Win means even more in light of recent news
COLLEGE PARK, Md. - The biggest player in West Virginia's 37-31 victory over Maryland at Byrd Stadium on Saturday had to be Mountaineer quarterback Geno Smith, who threw for 388 yards.
Completed 36-of-49 passes. Had a terrific day.
Overall, though, the biggest player for WVU right now just might be athletic director Oliver Luck.
Before Saturday's game, there were fireworks on Capital One Field. Army parachutists flew in. (A nod to WVU coach Dana Holgorsen?) The talk, however, was about the logo on the field, near where a couple of the soldiers landed: that of the ACC. It was about the fireworks surrounding Maryland's conference.
According to reports, Pittsburgh and Syracuse, members of WVU's Big East Conference, have applied for membership into the ACC. One report said the two schools are "likely gone" from the Big East.
That would be a devastating blow to the Big East football schools, including West Virginia. Unless, that is, the Mountaineers can jump to the rugged Southeastern Conference.
The odds of that happening increased somewhat when the ACC decided to raise its exit fee to a whopping $20 million, which almost certainly rules out a move of Virginia Tech from the ACC to the SEC.
Those closely following WVU know there have been rumors sending the Mountaineers to the SEC for a couple weeks now. But there is no solid evidence the conference would absorb the school after Texas A&M ultimately joins.
There is evidence, however, WVU officials were blind-sided by Pitt and Syracuse. On Saturday, Luck refused to comment, but one Mountaineer official said the staff didn't learn of the news until the ride to Byrd Stadium.
So now the future of WVU sports might be on the shoulders of Luck. Former school AD Ed Pastilong and staff engineered WVU into the Big East in football, then in basketball. Now Luck, a former Mountaineer and NFL quarterback, might have to shake off another blind-side hit and rally his team.
Winning on Saturday didn't hurt. Playing in a Big East that's again sagging, WVU got past a Maryland team that defeated Miami, Fla., to start the season. The Mountaineers won on the road. They won against an ACC opponent. They solidified their Top 25 ranking to keep a high profile while expansion talks are heated.
No, it wasn't pretty at the end. But a loss would have been hurtful while Luck seeks a home for the school.
Give the WVU players credit. They picked it up by picking it up. After the Norfolk State game, coach Dana Holgorsen said he didn't believe his players understood how important a quick tempo was to his offense.
They understood, or at least listened, against Maryland. In the first half especially, Smith and company got to the line quickly after each play. They had the Terrapin defense on its heels. They rolled up 315 first-half yards.
It was the finest exhibition of a Mountaineer offense since the Fiesta Bowl at the end of the 2007 season, when WVU defeated Oklahoma 48-28.
"It was exciting," said redshirt senior offensive lineman Don Barclay, who was in the program for that season. "It was exciting to come out and hop on [Maryland] quickly. We had good intensity. That's what you need to do on the road. That's the best possible situation. We just have to finish."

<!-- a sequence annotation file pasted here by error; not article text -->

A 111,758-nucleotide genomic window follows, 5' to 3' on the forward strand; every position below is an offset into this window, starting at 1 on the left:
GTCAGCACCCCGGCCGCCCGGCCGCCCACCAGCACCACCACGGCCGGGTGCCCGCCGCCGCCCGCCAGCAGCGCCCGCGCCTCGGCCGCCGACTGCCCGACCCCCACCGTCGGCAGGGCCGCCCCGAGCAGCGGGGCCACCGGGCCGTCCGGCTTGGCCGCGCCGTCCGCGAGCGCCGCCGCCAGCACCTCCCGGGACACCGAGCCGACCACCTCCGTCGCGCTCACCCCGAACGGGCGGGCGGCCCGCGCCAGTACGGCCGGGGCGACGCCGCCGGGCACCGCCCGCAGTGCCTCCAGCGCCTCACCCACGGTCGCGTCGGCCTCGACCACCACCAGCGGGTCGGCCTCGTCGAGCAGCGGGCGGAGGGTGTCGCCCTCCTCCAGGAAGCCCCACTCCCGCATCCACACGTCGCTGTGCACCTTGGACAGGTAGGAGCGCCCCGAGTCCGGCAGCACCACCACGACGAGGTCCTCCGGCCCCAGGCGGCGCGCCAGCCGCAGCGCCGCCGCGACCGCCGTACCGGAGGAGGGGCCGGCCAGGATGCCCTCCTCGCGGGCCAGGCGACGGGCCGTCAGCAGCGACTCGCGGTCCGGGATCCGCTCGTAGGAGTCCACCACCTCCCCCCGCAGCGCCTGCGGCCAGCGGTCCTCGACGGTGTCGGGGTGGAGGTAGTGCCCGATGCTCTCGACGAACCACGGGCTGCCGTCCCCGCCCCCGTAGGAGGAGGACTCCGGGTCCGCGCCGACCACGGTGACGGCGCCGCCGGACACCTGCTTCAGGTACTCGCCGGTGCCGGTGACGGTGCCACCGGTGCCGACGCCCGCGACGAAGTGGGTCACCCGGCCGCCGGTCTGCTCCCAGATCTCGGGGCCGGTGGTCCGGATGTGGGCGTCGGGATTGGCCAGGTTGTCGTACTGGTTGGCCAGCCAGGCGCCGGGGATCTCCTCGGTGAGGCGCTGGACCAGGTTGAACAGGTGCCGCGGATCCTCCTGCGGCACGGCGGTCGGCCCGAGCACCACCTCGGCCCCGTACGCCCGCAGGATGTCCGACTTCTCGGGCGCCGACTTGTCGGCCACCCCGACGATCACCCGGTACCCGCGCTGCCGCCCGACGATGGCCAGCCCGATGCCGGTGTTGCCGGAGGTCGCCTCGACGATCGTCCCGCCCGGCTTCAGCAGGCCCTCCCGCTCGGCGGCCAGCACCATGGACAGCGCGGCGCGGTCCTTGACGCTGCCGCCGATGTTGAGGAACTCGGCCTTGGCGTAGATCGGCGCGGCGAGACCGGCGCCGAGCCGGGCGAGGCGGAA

"The tempo for us was fantastic," Holgorsen said. "Of course, when you get things going it's easier to have tempo."
In the first half, it seemed as if WVU could score on every possession. The team did on five of eight possessions. A couple fumbles killed two drives. Holgorsen made a risky call to go for a fourth-and-3 that didn't pan out.
But one got the same feel that cloaked the Mountaineers when Rich Rodriguez coached the team - at least through three quarters. WVU didn't punt until there were but 6 1/2 minutes left in the third quarter.
When Mountaineer receiver Stedman Bailey torched his man on a deep ball to make it 34-10, it had that feel. The offense had a nice mix of tempo, personnel, play-calling and clock management. The team was grinding, the team was striking.
Credit Maryland, though, for stemming the tide.
"They played hard," Holgorsen said of the Terps. "We didn't for the majority of time in the second half."
Thankfully for WVU, Eain Smith intercepted a wild Danny O'Brien pass on what appeared to be a go-ahead drive. Had Maryland scored, it would have taken a one-point lead (eerily, the Terrapins were favored by one), but Geno Smith was able to take a knee after the pick to seal the WVU victory.
"To come up with a play like that, at an away game, is huge for the whole team," said linebacker Najee Goode of the interception.
It was. A victory over LSU would be monumental.
"It's another game to us," said safety Terence Garvin. "We're not looking at [LSU] as Almighty God."
For now, though, defeating Maryland suffices.
Good win? Yes. Great win? Not particularly.
But with the wheels spinning faster and faster in the area of conference realignment, it could prove to be very important. WVU has a solid national reputation when it comes to football.
But timing is everything.
Ask Eain Smith.
And now ask Oliver Luck.
Reach Mitch Vingle at 304-348-4827, firstname.lastname@example.org or follow him at twitter.com/MitchVingle.